Nothing as we need it for chimeric writing

CASCELLA, Daniela (2021). Nothing as we need it for chimeric writing. Doctoral, Sheffield Hallam University.

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Link to published version:: https://doi.org/10.7190/shu-thesis-00447
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    Abstract

    In this thesis-work a new form of critical writing is imagined, practiced, and studied. Shaped by encounters with literature not translated in English; by the polyphonies, artifices, and concealments of a bilingual self; by the sense of speechlessness and haunting when writing about texts that cannot be instantly quoted, this form is named chimeric from the mythological Chimera: a monstrous creature made of three different parts, impossible in theory but real in the imagination and in the reading of the myth. Similarly, this thesis-work is a composite of interrelated parts written in different styles, some of which may seem impossible, monstrous, disturbing. It holds practice and commentary without demarcation between creative and critical components. It presents chimeric writing as enmeshment and conversation with its subject matters, favouring impurity rather than detachment and embracing exaggeration, repetition, laughter, and self-parody as legitimate forms of knowledge. A chimera is also the object of an unattainable yearning. This thesis-work manifests yearning for the subjects it studies: untranslated prose works by Alejandra Pizarnik, Cristina Campo, and Roberto Calasso. It defies any demand for scholarship to be exhaustive, and writes scholarship exhausted by desire. Rather than writing monographic studies of Calasso, Campo, Pizarnik as a distant critic, a three-voiced character speaks with them, inhabits their words, rehearses forms derived from modes of critical writing proposed by them, and extends their projects. Commenting on their works, she comments on her own. The contribution of this thesis-work lies primarily in its articulation, as it embodies its argument for composite and impure writing in its form; and in thinking and practicing chimeric writing through neologisms such as csiting and transcelating. These declare and formalise new and entangled possibilities for the writing of research and for writing as research which, listening to literature beyond the limits of textual analysis, dismiss the implications of the term reflection, assuming detachment, in favour of an aural method of resonance, allowing enmeshment and interference. Unsettling language, this project welcomes imaginative wordplay as a committed mode of scholarship; presents possibilities for working with citation beyond the boundaries of quotation marks; writes knowledge as chimera, as we need it.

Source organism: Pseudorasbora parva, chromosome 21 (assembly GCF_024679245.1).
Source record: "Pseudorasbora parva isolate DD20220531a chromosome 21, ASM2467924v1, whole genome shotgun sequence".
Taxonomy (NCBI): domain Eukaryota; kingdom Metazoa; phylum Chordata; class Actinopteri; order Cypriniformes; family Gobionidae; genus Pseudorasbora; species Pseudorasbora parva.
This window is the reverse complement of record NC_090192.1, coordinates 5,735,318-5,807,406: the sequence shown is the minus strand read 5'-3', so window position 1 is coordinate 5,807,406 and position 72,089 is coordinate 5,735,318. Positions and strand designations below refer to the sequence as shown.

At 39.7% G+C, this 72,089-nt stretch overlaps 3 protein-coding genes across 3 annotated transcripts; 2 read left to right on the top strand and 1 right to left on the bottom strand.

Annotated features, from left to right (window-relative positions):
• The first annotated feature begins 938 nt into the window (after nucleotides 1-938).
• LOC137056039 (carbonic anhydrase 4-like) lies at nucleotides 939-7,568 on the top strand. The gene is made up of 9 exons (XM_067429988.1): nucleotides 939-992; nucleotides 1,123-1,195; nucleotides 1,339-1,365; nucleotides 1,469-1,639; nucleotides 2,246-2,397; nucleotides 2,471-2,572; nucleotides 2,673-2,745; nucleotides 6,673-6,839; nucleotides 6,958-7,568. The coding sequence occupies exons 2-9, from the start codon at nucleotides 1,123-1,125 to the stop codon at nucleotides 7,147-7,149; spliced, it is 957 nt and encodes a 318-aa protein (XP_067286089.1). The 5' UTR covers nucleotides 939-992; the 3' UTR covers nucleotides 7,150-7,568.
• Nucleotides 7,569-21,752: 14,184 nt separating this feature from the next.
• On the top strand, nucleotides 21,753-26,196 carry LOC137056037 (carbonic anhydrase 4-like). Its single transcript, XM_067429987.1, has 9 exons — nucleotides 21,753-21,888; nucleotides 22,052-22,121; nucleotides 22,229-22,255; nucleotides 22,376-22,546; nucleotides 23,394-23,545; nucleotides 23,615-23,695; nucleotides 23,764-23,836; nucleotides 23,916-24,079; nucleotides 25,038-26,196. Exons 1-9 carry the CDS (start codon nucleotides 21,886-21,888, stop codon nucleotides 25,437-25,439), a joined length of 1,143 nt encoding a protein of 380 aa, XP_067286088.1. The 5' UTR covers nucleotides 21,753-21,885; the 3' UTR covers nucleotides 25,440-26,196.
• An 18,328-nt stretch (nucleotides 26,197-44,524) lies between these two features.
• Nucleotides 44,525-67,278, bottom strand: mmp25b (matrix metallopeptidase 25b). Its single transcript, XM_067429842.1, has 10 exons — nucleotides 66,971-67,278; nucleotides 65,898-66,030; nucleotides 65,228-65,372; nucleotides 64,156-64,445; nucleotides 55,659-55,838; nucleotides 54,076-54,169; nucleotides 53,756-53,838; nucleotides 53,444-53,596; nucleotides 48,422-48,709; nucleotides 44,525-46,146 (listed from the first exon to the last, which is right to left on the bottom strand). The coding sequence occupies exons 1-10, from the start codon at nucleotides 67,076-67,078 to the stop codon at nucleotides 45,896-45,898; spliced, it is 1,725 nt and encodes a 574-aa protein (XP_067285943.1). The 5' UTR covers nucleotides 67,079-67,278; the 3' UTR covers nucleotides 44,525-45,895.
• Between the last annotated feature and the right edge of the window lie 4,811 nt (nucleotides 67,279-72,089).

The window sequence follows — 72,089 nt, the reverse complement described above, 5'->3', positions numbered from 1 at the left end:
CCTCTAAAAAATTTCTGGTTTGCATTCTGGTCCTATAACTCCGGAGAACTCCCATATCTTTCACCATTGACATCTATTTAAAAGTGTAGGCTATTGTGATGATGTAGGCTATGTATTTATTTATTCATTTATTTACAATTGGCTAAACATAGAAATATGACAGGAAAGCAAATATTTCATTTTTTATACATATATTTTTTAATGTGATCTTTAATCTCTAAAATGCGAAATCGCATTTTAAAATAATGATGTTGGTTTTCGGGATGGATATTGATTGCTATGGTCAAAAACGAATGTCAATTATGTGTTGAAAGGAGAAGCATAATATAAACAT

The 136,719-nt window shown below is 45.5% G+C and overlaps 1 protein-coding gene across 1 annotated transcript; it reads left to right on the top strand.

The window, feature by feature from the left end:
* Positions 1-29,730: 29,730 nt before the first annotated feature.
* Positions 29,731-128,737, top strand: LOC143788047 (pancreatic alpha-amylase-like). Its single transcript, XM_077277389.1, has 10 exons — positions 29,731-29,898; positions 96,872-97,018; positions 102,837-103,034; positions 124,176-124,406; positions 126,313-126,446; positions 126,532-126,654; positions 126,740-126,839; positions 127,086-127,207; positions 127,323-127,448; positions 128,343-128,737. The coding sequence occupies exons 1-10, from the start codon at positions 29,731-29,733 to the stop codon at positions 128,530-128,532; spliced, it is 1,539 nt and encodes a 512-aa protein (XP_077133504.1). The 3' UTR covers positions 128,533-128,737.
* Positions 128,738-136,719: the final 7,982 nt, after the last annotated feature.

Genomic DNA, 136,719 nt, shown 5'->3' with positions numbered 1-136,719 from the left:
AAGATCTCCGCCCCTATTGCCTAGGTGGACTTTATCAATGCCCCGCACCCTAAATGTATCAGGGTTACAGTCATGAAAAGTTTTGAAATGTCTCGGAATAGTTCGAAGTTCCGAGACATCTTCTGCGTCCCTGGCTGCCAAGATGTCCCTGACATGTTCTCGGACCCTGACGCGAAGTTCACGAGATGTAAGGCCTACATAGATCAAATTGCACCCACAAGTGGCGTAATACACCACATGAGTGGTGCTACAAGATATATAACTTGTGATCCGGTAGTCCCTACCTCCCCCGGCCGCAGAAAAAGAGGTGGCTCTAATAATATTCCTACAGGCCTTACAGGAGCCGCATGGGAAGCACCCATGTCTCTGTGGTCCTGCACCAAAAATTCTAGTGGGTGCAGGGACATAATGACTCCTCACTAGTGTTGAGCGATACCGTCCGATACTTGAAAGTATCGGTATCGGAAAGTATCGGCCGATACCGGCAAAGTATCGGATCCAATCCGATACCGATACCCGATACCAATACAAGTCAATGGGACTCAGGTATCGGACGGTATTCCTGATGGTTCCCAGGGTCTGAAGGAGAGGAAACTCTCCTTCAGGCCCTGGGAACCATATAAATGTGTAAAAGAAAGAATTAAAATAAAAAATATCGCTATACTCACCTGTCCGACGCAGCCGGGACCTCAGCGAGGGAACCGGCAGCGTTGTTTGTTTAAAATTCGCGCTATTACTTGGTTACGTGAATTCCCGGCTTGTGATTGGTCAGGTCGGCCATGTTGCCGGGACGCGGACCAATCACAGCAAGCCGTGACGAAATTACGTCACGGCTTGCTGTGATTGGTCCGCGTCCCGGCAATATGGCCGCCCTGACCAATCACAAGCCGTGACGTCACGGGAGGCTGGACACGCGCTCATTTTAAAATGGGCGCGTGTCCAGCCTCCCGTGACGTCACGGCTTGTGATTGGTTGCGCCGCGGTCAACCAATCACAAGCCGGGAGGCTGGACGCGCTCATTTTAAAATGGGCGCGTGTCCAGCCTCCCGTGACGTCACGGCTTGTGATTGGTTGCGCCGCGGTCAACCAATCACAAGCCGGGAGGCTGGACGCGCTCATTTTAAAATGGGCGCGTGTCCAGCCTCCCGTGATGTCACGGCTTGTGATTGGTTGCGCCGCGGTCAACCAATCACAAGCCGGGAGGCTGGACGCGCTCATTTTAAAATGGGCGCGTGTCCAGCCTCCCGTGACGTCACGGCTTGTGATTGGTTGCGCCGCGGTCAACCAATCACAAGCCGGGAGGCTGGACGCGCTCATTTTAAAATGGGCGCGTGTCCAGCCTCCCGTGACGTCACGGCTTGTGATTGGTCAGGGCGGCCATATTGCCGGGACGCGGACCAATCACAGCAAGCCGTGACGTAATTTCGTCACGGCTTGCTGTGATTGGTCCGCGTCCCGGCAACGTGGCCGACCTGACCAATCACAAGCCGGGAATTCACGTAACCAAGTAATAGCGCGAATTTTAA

Item Type: Thesis (Doctoral)
    Additional Information: Director of studies: Dr. Sharon Kivland / Supervisors: Penny McCarthy and Dr. Alice Bell. 'No PQ harvesting'
    Research Institute, Centre or Group - Does NOT include content added after October 2018: Sheffield Hallam Doctoral Theses
    Identification Number: https://doi.org/10.7190/shu-thesis-00447
    Depositing User: Colin Knott
    Date Deposited: 15 Jun 2022 11:40
    Last Modified: 15 Jun 2022 11:40
    URI: http://shura.shu.ac.uk/id/eprint/30329

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